LED Ratings: Understanding the Certifications

Ever noticed the symbols like UL and Energy Star, which come with the light fixture or bulb? What do they mean? These product ratings inform the consumer that the product has met certain norms or procedures maintained by the power regulatory bodies.

These certifications also inform if the product is good to use in wet or dry locations. Let’s now understand the certificates associated with LED technology.

  1. UL (Underwriter Laboratories)

It’s a well-known listing and is used all around the globe. UL rating means that the product has been tested thoroughly and meets the necessary standards. They also determine safety standards maintained by the manufacturers. UL rating is provided to LED products that get pushed under the following given conditions.

Dry: These are areas where there is no direct contact with water. Brief exposure to moisture is an acceptable norm.

Damp: Indoor and outdoor locations that don’t directly contact water but are used to moisture condensation.

Wet: Indoors and outdoors where water may drip or splash, and the product can withstand to an optimum level.

  1. ETL (Electrical Testing Laboratories)

In 1896, Thomas Edison founded the lamp testing bureau for light bulb safety. It was later renamed ETL and is recognized by OSHA (Occupational Safety & Health Administration), and is currently operating as a division of Intertek Electrical Testing Labs. They test products on the standards published by other nationally recognized testing laboratories. It has more than 1000 laboratories worldwide.

  1. DLC (Design Light Consortium)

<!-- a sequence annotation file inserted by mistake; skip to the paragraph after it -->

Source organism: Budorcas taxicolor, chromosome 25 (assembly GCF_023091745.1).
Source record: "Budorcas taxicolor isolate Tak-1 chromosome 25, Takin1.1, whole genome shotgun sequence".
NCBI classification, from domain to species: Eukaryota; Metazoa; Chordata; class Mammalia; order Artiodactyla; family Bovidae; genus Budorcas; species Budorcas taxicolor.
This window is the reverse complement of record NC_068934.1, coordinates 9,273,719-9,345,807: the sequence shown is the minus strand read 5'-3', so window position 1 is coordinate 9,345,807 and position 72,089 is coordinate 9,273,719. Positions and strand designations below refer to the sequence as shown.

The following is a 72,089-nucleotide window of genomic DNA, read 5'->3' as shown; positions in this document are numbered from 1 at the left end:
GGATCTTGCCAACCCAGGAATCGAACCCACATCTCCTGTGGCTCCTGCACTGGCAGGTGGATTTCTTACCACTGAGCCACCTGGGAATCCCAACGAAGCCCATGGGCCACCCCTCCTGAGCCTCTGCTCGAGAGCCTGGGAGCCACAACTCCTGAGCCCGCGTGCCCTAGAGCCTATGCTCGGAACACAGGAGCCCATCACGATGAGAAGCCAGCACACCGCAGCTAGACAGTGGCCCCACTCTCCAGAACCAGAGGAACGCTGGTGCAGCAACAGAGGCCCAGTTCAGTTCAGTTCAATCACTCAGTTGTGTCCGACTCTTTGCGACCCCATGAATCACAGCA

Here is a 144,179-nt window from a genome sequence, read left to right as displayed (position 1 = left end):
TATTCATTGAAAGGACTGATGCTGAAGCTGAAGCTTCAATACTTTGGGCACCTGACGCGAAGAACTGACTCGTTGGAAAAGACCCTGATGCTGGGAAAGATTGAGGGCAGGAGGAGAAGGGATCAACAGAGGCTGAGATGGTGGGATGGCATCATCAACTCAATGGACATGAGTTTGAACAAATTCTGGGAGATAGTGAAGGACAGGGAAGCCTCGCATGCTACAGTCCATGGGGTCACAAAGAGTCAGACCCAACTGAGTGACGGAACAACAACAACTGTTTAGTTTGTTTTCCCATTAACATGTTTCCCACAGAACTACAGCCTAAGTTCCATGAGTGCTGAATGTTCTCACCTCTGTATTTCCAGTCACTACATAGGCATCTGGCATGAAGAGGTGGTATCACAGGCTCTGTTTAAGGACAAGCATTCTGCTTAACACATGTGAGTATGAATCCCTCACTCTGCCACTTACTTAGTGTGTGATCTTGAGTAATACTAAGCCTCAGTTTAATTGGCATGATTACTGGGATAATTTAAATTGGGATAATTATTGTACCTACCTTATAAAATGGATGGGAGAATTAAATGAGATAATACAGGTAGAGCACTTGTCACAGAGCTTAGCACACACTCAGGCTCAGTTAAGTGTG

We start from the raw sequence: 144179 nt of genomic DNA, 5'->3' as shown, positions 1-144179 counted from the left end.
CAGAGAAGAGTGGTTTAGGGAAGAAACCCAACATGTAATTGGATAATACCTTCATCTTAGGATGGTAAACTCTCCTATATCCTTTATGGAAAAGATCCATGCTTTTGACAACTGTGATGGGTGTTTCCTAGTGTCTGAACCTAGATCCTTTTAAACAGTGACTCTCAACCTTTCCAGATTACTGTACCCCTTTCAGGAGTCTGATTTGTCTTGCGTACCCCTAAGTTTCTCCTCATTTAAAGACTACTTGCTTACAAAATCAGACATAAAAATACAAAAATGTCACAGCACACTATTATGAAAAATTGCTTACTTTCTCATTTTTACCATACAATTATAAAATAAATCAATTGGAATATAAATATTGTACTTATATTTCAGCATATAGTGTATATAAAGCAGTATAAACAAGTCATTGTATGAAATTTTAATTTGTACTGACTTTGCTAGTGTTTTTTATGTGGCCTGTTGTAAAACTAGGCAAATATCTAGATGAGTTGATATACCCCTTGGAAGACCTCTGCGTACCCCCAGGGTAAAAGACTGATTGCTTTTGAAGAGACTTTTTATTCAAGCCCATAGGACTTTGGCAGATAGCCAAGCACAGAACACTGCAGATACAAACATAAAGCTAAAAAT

It’s a non-profitable organization and certifies products that have high-quality standards and energy-efficient in nature. They collaborate with manufacturers, program members, and industry members to promote high-end energy-efficient products.

The DLC certification is provided when the product confirms the following three criteria

  •       Distribution
  •       Color
  •       Longevity

In the United States, Rebate programs are based on DLC standards. DLC products include LED pole lights, wall packs, lamps, etc. These rebate programs vary from state to state.

  1. CE (Corformite Europene)

The letter CE appears on products traded on an extended single market of the European Economic Area (EEA). These products have to meet high standards of safety, health, and environmental safety. If you buy LED fixtures or components in Europe, look for the CE mark on the product.

These European countries have the power to ban products and fine them heavily due to non-compliances to European rules and regulations.  There is also a similar logo where CE stands for Chinese Exports, and it means that the product was manufactured in China.

  1. CSA (Formerly Canadian Standards Association)

This regulatory body primarily serves the United States and Canada. These listing tests products based on American National Standards Institute (ANSI), UL, and National Science Foundation (NSF)

  1. Energy Star

It’s a government-backed certification to empower consumers to buy energy-efficient products. Energy Star has partnered with many industrial, commercial, utility, state, and local to help consumers identify energy-efficient products. It has also partnered with the US Environmental Protection Agency (EPA) to encourage eco-friendly lighting products among consumers.

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